Several studies have shown that travel constraints negatively affect travel intentions (An et al., 2010; Bonn et al., 2016; Suhud and Allan, 2019). For instance, Suhud and Allan (2019) discovered that travel constraints diminished behavioral intentions among tourists visiting volcano sites in Indonesia. Similarly, constraints negatively influenced the intention to visit wine regions (Bonn et al., 2016). Nonetheless, psychological defense theory suggests that individuals often develop thoughts and feelings that counterbalance negative emotions (APA, 2013). For example, when leisure and recreational activities are unavailable due to factors like illness or pregnancy, people frequently reminisce about past recreational experiences to alleviate current stress and dissatisfaction (Jian et al., 2021). Similarly, when travel is restricted due to COVID-19, individuals may find solace in recalling past travel experiences and aspire to travel once the pandemic eases. Thus, it can be inferred that the greater the COVID-19-related constraints, the stronger the intention to travel post-pandemic. Based on this understanding, we propose the following hypothesis:
H3: Travel constraints have a positive effect on post-pandemic travel intention.

2.5. WTP more and COVID-19 boredom

Previous research on willingness to pay (WTP) more has primarily focused on how much extra customers are willing to spend for products or services that offer added functionality. For instance, Ioana-Daniela et al. (2018) examined why customers would choose a luxury cruise costing $350 per day and discovered that customers’ fantasies significantly influenced their willingness to pay more. Rahman and Reynolds (2016) argued that environmentally conscious customers are more inclined to stay in a green hotel and are willing to pay a premium for it. Similarly, Sánchez-Cañizares et al. (2020) explored the willingness to pay more for enhanced safety measures during travel amid the ongoing pandemic.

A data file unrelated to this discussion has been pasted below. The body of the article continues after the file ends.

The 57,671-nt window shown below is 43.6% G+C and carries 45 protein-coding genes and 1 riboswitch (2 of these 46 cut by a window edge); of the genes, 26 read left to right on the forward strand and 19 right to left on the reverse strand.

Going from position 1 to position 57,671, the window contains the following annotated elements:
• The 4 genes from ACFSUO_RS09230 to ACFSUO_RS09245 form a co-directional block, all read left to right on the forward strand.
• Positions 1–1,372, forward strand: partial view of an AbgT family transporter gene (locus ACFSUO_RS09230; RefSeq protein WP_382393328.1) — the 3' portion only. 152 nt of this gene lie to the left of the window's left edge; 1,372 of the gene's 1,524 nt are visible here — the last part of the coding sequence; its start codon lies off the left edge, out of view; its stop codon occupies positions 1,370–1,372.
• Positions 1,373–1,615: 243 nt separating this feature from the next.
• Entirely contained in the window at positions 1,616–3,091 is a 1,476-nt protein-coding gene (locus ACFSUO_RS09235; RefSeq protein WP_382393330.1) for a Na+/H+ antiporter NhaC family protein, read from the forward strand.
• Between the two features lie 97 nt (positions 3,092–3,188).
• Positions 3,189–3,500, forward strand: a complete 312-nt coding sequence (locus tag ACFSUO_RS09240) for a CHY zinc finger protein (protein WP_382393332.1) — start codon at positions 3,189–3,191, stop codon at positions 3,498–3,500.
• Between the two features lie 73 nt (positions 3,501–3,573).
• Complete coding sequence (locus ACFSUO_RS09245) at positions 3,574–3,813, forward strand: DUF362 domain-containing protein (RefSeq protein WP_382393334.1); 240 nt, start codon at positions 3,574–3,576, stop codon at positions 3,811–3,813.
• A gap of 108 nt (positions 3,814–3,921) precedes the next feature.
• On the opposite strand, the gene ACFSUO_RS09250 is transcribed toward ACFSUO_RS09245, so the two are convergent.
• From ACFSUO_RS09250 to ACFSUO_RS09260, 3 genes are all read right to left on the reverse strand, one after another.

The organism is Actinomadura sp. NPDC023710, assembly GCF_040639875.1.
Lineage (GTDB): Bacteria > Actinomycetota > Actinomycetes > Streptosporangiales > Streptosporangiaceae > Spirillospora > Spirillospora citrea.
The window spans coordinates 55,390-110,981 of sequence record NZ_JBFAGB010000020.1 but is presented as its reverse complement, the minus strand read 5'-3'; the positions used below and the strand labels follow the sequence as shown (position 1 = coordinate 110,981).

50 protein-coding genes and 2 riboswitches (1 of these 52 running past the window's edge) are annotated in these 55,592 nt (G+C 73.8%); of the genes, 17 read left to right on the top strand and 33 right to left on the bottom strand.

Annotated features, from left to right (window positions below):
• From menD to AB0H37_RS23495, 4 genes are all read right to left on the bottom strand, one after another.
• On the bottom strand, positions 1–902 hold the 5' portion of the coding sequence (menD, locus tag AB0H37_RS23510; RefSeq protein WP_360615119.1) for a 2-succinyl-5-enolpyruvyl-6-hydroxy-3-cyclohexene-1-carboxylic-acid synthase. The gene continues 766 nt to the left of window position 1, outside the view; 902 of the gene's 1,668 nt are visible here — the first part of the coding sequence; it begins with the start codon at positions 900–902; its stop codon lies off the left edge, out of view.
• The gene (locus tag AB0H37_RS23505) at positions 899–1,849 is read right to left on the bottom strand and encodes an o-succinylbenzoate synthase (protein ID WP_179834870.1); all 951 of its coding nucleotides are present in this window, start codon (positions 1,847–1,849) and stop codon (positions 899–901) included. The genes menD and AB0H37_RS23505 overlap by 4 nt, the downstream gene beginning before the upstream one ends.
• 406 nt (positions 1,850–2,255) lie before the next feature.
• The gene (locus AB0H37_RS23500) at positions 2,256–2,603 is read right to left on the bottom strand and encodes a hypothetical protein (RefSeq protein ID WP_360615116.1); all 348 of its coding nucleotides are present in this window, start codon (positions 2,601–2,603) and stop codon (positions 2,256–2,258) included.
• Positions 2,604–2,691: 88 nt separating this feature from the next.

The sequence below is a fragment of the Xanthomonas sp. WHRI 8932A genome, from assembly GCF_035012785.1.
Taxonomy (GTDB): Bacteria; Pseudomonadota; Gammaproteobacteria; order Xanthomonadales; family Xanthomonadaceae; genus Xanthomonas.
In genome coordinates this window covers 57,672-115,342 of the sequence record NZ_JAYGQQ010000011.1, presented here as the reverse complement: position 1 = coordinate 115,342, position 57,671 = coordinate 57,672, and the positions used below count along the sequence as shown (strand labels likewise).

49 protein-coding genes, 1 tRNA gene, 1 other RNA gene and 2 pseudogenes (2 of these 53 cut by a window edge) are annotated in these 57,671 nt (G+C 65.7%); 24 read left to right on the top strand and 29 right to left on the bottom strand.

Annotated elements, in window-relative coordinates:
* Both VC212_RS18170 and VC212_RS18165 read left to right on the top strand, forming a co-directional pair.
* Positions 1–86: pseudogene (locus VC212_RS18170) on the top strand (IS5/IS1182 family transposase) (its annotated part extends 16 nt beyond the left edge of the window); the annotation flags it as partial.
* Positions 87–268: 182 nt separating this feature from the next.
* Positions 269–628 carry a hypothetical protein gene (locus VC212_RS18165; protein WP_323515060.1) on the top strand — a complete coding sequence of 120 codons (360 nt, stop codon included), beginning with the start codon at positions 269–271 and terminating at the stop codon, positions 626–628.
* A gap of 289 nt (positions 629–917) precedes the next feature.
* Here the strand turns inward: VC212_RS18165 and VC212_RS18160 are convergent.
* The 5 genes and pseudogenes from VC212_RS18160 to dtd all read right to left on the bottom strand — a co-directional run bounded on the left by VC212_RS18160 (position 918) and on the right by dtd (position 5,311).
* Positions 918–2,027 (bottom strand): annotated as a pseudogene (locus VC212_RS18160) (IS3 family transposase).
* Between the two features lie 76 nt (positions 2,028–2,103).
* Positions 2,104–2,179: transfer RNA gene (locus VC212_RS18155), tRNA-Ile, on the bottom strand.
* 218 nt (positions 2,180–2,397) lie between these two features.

However, the decision to pay extra is not only influenced by additional functionalities but also by the emotional state of the consumer. This behavior has been extensively studied in the context of shopping. Shopping encompasses both the utilitarian aspect of satisfying a customer's needs through purchase and the hedonic aspect of enjoyment and pleasure (Arnold and Reynolds, 2003; Hirschman, 1984). Hirschman (1984) proposes that shopping experiences provide both cognitive (utilitarian) and emotional (hedonic) benefits, stimulating people’s thoughts and senses. Notably, shopping is also recognized as a method for coping with stress (Arnold and Reynolds, 2003; Hama, 2001), where individuals shop to alleviate stress, diminish negative feelings, and indulge themselves. Moreover, the hedonic value significantly influences impulse buying behavior on airplanes (Ku and Chen, 2020). Despite the close relationship between WTP more and individual emotions, research in this area remains limited.
Travel inherently involves purchasing behavior. Travelers book hotels and restaurants, buy tickets for tourist attractions, and purchase souvenirs for friends and family. During this process, an individual’s stress level can influence their purchasing decisions. In light of this, we propose the following hypothesis:
H4: The WTP more intention differs according to COVID-19 boredom levels.
Many studies reveal the relationship between WTP more and purchase intention. Using the theory of planned behavior, Salem and Salem (2018) find that customers’ purchase intention of luxury fashion goods significantly affects the WTP more in the fashion industry. In tourism literature, Hultman et al. (2015) also employ the planned behavior theory as a framework to explore the WTP more for ecotourism and confirm that ecotourism intention is a strong antecedent to WTP more. Based on these studies, we propose the following hypothesis.
H5: Post-pandemic travel intention has a positive effect on the WTP more intention.

3. Materials and Methods

3.1. Survey Items

In this study, we aim to answer the following research questions: (1) How does COVID-19 boredom affect travel motivation and post-pandemic travel intention? (2) How do travel motivation and travel constraint affect post-pandemic travel intention? (3) Is there a significant relationship between COVID-19 boredom and the WTP more? As we consider customer perceptions, the survey method is selected to gather data and test the hypotheses.